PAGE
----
Pratt City Building Inspector warns citizens of roof scammers in the area.

With the recent storm damage inflicted on many homes in Pratt, city inspector Brad Blankenship has issued a warning: roof scammers are flocking to the area.
"We are getting many reports already of roofers soliciting jobs in town, offering roof repairs, and many of them are not legal to do so," Blankenship said. "There are several things we want the people of Pratt to know so that they will not become victims of roof repair scams that have become so prevalent in our society."
Blankenship said that he was, in no way, wanting to insinuate that all roof repair companies were illegal. In fact, there are several in the area that are reputable and very good at what they do, he said. However, with the likelihood that 70 percent of the roofs in Pratt will be totaled by insurance companies after Tuesday's damaging hail storms, caution is the key to finding the right company for local repairs.
"There are three the things the public has to know," Blankenship said. "One, every roofer has to have a license, and it must be shown to the homeowner before any agreement or contract is signed. Two, roofers have to be registered with the state and with the city of Pratt to work in our city limits, no excuses. And three, above all, never give any money to a roofer up front. Always, always, go to an insurance company first to report the damage, then get an estimate, and pay after the job is done."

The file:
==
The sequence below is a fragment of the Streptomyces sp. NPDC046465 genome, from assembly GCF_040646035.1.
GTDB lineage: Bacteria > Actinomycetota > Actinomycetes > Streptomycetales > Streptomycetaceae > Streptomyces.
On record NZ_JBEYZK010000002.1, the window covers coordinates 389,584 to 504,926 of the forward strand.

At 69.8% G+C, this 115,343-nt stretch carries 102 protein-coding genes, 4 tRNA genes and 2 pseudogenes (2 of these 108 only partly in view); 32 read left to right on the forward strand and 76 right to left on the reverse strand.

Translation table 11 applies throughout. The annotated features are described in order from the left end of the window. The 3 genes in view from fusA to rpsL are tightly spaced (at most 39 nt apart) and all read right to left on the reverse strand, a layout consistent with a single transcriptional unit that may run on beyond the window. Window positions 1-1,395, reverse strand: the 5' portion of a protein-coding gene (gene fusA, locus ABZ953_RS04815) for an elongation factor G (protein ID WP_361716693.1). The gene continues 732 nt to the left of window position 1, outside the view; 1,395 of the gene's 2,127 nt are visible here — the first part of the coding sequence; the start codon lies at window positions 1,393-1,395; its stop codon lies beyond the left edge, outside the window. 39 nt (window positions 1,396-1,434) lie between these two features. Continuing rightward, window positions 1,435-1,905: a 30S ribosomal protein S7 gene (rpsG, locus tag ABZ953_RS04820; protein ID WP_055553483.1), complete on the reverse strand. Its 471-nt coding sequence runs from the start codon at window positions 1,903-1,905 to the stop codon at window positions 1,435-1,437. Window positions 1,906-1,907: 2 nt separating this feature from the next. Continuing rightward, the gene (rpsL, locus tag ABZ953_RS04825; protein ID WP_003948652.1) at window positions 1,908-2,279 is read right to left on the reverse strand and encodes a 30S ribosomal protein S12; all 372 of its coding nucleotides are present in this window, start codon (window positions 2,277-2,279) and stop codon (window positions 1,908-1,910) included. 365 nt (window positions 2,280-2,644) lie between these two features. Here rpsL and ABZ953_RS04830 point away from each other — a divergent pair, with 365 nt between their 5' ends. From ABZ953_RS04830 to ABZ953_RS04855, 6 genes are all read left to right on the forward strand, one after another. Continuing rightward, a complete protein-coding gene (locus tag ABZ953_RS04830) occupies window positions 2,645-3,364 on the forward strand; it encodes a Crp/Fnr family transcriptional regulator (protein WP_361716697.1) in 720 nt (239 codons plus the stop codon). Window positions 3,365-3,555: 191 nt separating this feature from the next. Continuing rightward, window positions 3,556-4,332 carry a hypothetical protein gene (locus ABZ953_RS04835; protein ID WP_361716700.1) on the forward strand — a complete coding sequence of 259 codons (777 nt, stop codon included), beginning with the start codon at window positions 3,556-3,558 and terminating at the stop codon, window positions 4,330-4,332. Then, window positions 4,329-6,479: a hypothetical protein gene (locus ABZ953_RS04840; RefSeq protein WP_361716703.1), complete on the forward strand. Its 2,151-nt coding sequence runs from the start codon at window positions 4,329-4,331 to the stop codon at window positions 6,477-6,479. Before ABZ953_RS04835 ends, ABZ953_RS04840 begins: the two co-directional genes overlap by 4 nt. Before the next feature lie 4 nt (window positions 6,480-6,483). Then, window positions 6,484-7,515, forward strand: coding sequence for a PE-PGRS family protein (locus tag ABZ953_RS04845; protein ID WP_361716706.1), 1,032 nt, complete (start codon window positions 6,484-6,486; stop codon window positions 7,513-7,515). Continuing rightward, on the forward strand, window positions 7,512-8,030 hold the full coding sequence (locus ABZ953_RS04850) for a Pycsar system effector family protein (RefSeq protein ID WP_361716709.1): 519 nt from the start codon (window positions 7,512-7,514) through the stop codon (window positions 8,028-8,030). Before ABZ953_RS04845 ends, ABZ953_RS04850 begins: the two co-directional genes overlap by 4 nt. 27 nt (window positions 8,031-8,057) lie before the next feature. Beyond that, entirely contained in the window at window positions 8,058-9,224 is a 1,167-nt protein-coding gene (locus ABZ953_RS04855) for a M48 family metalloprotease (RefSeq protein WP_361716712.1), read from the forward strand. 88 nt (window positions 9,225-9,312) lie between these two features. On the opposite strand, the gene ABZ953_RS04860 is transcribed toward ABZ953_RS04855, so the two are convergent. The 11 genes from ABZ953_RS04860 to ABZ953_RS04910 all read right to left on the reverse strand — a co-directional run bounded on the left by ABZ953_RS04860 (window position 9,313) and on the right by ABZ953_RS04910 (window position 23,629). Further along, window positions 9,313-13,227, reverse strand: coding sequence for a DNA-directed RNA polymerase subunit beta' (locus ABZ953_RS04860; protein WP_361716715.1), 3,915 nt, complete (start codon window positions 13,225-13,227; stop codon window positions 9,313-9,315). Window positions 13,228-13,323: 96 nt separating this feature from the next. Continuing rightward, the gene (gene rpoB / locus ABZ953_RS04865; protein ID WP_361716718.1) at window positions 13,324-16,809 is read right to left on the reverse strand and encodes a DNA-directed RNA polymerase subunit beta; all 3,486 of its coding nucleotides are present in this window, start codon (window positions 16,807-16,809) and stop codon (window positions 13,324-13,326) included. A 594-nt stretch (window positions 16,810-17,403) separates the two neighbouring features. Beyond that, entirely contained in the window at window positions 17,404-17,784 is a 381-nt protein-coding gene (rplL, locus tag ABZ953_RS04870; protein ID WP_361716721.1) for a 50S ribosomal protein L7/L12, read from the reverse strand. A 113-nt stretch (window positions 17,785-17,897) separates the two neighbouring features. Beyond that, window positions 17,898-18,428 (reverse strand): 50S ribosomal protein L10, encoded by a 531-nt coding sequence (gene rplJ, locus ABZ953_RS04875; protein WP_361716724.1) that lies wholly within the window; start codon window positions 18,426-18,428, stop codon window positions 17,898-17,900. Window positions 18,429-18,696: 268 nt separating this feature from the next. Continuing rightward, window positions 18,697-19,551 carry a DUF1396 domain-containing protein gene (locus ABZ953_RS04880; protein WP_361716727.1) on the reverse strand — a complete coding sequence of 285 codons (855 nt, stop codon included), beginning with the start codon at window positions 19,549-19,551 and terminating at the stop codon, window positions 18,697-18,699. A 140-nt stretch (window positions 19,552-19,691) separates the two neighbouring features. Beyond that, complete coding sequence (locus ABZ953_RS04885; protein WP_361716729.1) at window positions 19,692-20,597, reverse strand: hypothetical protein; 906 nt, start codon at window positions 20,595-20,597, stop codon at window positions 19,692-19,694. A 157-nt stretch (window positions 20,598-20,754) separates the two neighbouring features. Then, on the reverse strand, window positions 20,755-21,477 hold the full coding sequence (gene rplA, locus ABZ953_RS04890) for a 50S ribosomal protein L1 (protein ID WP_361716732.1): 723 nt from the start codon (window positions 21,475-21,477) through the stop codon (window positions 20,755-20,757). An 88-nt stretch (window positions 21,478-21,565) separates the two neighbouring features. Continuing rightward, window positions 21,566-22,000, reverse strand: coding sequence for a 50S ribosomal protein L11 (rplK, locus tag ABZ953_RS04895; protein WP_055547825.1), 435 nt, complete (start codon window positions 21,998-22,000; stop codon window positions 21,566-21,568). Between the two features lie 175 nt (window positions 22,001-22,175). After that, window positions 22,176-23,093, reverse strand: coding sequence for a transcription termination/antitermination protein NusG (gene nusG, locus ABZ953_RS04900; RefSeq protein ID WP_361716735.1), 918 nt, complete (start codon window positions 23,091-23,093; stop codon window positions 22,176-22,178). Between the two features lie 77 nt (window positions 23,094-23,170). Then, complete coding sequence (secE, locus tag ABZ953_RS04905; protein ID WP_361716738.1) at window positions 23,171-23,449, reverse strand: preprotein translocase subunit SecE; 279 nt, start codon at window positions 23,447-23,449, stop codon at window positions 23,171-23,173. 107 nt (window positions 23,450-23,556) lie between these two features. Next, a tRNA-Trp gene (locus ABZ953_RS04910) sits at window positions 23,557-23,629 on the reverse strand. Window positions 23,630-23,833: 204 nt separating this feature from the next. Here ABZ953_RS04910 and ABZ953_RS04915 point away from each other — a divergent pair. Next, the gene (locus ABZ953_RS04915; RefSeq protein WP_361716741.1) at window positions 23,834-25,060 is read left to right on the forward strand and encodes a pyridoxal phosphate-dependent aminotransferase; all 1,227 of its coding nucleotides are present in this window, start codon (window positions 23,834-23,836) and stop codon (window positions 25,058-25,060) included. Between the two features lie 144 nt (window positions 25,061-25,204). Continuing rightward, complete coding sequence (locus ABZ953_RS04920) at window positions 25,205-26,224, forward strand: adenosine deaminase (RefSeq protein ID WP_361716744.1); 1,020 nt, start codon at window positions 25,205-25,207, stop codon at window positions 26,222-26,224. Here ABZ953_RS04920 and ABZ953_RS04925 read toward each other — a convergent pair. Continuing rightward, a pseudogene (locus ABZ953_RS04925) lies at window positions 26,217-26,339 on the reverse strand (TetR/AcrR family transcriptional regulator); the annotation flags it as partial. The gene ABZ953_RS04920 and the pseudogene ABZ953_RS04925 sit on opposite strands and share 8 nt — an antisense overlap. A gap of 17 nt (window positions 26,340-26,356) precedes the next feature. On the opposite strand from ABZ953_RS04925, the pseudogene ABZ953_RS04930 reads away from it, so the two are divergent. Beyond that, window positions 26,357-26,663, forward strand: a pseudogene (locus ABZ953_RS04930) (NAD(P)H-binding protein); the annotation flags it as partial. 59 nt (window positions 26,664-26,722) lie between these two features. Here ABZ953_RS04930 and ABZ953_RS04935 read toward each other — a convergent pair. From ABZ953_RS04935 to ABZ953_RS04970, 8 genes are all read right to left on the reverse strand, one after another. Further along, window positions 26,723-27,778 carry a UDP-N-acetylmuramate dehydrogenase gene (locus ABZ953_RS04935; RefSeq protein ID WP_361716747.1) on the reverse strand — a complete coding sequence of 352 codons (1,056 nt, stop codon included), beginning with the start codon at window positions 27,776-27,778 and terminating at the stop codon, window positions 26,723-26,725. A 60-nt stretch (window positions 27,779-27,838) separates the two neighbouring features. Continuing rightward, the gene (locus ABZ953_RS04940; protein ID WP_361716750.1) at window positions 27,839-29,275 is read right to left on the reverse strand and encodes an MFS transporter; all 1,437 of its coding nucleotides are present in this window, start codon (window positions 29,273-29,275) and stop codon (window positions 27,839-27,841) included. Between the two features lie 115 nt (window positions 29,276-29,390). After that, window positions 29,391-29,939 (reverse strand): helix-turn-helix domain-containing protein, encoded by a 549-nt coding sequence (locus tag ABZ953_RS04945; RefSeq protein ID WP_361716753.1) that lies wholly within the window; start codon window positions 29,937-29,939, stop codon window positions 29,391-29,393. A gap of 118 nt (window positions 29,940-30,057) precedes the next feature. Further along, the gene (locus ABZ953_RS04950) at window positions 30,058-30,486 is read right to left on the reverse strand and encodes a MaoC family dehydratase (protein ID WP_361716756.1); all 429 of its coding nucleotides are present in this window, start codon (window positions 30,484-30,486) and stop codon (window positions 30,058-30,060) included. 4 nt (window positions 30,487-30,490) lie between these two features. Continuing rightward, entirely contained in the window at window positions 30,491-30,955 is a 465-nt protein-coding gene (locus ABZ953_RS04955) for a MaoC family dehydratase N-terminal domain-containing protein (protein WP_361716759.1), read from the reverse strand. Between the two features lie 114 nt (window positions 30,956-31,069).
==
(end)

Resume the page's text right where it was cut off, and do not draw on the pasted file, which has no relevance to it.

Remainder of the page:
Blankenship said a common scam in roofing, has been for a roofer to demand a percentage of payment up front before starting the job. Materials needed are then delivered to the home, but the work crew never shows up. Because the homeowner has taken delivery of the materials, they are then liable to be sued by the roofing company, with a lien put on the home for payment, even though the work has never, and will never be done.
Blankenship warned that roofers who come around after hours or especially on weekends, when the city office is closed, are very suspicious and should not be trusted.
"We have so many people who get taken advantage of in this situation," Blankenship said. "We just want people to be careful, and by all means, call the city office and ask for Lola Shumway or myself (Brad Blankenship), and we will check our list of approved workers to see if the names requested are on there."
Pratt Emergency Management Director Tim Branscom said that homeowners with property damage should contact him by email also, at, to report any damage for tracking purposes. Pratt County was declared a disaster zone after the Tuesday, September 24, 2019 storm, and collected damage estimates may open up the possibility of grant funding for repairs in the future.